THE RETURN OF EGGO

With Eggo’s waffle production problems behind it, frozen breakfasts scored gains in dollars, units and volume in supermarkets during the 12 weeks ended Oct. 3, according to SymphonyIRI Group, the Chicagobased market research firm.

The total category, which includes waffles, breakfast entrees, handheld breakfast entrees, “other” breakfast foods, bagels, muffins and egg substitutes, rose 3.5% to $357.1 million during the 12 weeks.

Compare that to the 12 weeks ended Jan. 24 this year, when category sales were off by 4.5% to $335.1 million. Waffles, dominated by Eggo, were down 20% back then, to $102.7 million. In the latest period, waffles were still down — by 1.0% — but dollars from Eggo were $25.2 million higher. Clearly, the impact on the entire category has been substantial.

Breakfast handheld entrees (up 16.5%) and breakfast entrees (up 6.1) also helped spark category increases. The relatively small muffin subcategory jumped 36.9%, but other segments were off.

Scott Woodby, director of business development for CCF Brands (www. ccfbrands.com), Rogers, Ark., notes that “Consumers are looking for convenient and healthier options. Fast food outlets have convenience figured out but lack the healthier options consumers are looking for.”

Meanwhile, eggs remain an important part of breakfasts. Jodie Daniels, marketing director at CCF Brands, points out that “Eggs are, and will likely always be, a highly economical protein source. Driving shoppers to the egg case is always a ‘win’ — particularly specialty eggs like all-natural, Omega-3 and organic items.” Pete Bassett, national sales and marketing manager, Organic Valley (www.organicvalley.coop), La Farge, Wisc., is among several vendors who believe the breakfast category may still be undermarketed. He believes retailers would benefit by promoting breakfast meals and not just individual products.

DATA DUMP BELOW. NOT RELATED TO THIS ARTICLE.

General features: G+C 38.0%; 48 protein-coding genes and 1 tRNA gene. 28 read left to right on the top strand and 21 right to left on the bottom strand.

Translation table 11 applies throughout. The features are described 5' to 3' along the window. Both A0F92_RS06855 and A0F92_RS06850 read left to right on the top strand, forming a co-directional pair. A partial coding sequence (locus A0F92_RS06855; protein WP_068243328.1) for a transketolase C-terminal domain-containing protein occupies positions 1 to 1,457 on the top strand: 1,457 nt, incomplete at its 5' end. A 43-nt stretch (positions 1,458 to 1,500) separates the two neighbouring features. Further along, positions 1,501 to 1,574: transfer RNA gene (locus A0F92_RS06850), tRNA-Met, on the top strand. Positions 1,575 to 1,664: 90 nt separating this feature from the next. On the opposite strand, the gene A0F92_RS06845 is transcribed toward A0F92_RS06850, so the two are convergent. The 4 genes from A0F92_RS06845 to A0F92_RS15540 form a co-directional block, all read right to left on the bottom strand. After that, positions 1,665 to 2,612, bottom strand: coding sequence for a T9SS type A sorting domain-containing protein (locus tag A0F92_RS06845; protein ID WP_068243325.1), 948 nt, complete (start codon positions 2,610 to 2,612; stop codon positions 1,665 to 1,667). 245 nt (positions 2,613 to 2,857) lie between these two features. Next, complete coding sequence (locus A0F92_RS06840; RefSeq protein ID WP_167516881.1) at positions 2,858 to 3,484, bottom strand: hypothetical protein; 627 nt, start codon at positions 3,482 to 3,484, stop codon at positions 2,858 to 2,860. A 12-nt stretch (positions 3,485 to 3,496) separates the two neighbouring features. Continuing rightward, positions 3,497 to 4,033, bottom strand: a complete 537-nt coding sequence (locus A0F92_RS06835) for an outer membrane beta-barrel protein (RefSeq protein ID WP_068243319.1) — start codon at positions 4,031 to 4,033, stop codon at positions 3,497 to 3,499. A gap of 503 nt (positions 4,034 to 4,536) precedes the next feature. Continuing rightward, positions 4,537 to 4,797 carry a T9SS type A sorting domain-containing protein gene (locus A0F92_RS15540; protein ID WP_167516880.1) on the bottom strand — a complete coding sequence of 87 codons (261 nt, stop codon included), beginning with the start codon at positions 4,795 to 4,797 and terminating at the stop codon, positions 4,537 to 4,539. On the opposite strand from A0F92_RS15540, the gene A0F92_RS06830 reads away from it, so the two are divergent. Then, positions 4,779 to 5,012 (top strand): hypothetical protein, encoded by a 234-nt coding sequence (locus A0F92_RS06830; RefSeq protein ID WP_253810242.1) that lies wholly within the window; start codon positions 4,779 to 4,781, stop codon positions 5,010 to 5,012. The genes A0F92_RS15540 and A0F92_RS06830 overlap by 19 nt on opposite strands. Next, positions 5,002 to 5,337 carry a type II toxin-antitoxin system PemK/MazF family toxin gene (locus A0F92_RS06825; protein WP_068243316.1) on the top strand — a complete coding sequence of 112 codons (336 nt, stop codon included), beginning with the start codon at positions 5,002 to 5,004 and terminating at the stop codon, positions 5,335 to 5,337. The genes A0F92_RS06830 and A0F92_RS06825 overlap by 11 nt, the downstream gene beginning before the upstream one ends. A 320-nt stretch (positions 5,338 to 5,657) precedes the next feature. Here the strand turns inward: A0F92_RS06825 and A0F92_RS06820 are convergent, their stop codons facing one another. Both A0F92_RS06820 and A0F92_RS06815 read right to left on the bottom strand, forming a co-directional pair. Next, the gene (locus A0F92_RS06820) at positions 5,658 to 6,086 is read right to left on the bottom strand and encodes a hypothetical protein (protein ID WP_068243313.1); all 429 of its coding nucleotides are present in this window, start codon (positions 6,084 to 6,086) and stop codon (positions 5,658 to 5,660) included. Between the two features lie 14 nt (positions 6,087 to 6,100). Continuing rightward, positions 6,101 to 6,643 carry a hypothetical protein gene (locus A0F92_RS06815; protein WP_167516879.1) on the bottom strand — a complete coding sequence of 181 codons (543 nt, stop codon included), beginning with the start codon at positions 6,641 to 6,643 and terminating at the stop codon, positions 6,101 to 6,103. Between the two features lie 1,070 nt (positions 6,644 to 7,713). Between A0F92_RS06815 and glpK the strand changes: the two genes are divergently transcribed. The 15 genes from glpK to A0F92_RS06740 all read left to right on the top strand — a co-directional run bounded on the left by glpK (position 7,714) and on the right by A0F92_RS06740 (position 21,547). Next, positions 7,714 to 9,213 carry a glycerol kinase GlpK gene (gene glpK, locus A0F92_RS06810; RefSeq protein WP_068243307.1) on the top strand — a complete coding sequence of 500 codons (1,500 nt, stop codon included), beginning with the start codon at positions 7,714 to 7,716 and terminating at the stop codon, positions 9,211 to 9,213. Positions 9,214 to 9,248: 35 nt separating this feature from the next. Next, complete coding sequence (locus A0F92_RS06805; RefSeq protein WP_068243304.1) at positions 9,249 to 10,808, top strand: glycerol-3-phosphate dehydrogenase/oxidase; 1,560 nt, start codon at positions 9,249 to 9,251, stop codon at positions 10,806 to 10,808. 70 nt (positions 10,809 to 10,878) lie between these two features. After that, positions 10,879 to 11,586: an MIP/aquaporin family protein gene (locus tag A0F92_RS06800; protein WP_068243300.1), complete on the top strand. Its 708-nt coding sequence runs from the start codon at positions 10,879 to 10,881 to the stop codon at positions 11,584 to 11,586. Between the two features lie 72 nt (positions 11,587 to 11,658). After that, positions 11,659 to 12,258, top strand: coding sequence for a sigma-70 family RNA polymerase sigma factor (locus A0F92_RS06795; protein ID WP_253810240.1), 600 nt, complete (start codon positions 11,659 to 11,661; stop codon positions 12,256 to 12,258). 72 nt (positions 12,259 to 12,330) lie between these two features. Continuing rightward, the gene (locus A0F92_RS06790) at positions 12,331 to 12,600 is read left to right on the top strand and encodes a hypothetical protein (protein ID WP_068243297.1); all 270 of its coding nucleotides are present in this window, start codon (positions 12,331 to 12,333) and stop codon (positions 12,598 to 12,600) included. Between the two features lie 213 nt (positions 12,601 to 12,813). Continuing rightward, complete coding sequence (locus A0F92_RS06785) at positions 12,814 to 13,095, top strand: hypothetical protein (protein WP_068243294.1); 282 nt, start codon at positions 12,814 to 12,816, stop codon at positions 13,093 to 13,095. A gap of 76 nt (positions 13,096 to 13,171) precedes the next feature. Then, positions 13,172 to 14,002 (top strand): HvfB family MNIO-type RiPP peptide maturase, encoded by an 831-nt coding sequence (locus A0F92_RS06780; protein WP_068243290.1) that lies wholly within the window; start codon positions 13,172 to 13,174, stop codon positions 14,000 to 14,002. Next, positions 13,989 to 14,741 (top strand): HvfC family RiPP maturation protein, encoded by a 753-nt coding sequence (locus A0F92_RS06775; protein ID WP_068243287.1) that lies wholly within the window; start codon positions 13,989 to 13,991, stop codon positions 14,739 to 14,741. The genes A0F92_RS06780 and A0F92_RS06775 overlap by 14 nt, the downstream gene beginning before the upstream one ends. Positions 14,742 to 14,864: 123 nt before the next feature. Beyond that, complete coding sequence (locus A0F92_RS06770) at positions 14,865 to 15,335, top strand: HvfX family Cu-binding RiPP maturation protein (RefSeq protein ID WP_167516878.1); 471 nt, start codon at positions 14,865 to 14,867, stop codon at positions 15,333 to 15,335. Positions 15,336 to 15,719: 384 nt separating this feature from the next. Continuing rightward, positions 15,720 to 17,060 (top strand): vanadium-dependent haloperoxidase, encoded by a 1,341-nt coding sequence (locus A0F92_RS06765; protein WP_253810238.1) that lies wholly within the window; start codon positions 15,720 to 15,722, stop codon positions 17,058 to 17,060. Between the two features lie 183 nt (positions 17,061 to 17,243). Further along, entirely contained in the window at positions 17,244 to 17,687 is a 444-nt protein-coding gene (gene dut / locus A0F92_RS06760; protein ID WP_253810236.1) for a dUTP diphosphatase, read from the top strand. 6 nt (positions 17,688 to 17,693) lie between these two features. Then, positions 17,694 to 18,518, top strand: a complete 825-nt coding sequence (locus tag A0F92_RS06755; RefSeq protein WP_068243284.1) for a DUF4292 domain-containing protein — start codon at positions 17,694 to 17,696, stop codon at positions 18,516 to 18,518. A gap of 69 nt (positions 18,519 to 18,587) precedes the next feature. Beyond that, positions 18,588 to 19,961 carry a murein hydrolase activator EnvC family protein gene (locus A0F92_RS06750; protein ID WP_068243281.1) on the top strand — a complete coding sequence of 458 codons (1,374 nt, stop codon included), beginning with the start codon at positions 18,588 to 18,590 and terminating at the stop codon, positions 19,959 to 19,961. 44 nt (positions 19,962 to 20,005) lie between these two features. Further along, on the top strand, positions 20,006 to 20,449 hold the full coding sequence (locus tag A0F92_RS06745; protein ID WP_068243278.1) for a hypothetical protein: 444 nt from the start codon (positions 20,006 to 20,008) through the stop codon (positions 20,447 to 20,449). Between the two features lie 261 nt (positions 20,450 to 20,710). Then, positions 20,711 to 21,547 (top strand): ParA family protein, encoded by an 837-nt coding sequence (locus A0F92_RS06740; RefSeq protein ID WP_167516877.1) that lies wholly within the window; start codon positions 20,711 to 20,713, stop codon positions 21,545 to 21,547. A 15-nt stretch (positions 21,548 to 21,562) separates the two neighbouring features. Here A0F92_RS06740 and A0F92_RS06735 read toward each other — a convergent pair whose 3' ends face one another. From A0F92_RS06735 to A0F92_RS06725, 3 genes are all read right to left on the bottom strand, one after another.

“When you open retail ads you see big promotions for meat and vegetables. Why not play into the idea of building a meal for breakfast like you do for lunch and dinner? I think people would be interested in something akin to opening a recipe book with suggestions about what they should buy for breakfast,” he says.

Michael Gagne, head of Gagne Foods, Bath, Me., (www.gagnefoods. com) and executive chef of the fivestar Robinhood Free Meetinghouse restaurant in Maine, notes that price doesn’t always rule.

“We’re in the indulgence business and that’s what our products are all about,” he says. The company’s frozen retail line includes staples like layered cream cheese biscuits, sticky buns, cinnamon rolls and wild Maine blueberry turnovers.

“We use 75 pounds of butter for every 100 pounds of flour. It’s a very high fat ratio. But that’s what gives us the incredible flavor,” says Gagne. Three more turnovers are in development including a spicy apple, sour cherry and raspberry turnovers. Each turnover weighs about three ounces uncooked and come four to a package. The suggested retail will be between $4 and $5.

“Our goal is perceived value. You can buy twice as many of the other product for the same amount of money — but maybe you’re getting a quarter of the satisfaction,” he says.

Value as well as nutrition is the mantra of the Orchid Island Juice Company, Fort Pierce, Fla., (www. orchidislandjuice.com) , notes Marygrace Sexton, CEO.

“If you look at the state of breakfast, it could be a lot more nutritious,” she says, noting that her company is offering an increasing variety of frozen and refrigerated juices, including orange juice, grapefruit, tangerine as well as a number of different blends like grapefruit-honey and raspberry-orange.

Cale Nelson, senior director of national sales for Genesis Today, Austin, Tex. (www.genesistoday.com), manufacturer of “superfruit” juices like Acai and Goji, says his firm is working to give the breakfast category more attention via juices and other healthy beverages.

The company has three core products: Acai berry juice; cranberry Goji; and a pomegranate juice with Resveratrol, a naturally-occurring plant extract known for its ability to support a healthy cardiovascular and circulatory system. “It’s found in grapes, pomegranates and cherries. We are completely focused on the health-oriented segment of the breakfast category.”

Nelson believes that the breakfast category is headed in that direction, citing as an example the number of products that no longer include high fructose corn syrup. He adds that NuVal, the on-shelf system that scores products on their healthfulness, is also gaining popularity.

Because of people’s hectic schedules, competition from fast food restaurants is understandable, despite increased consumer interest in health. “Convenience is key and that’s why the breakfast category is suffering. I haven’t seen anyone focusing on meal solutions for breakfast, but there’s a big opportunity to do just that.”

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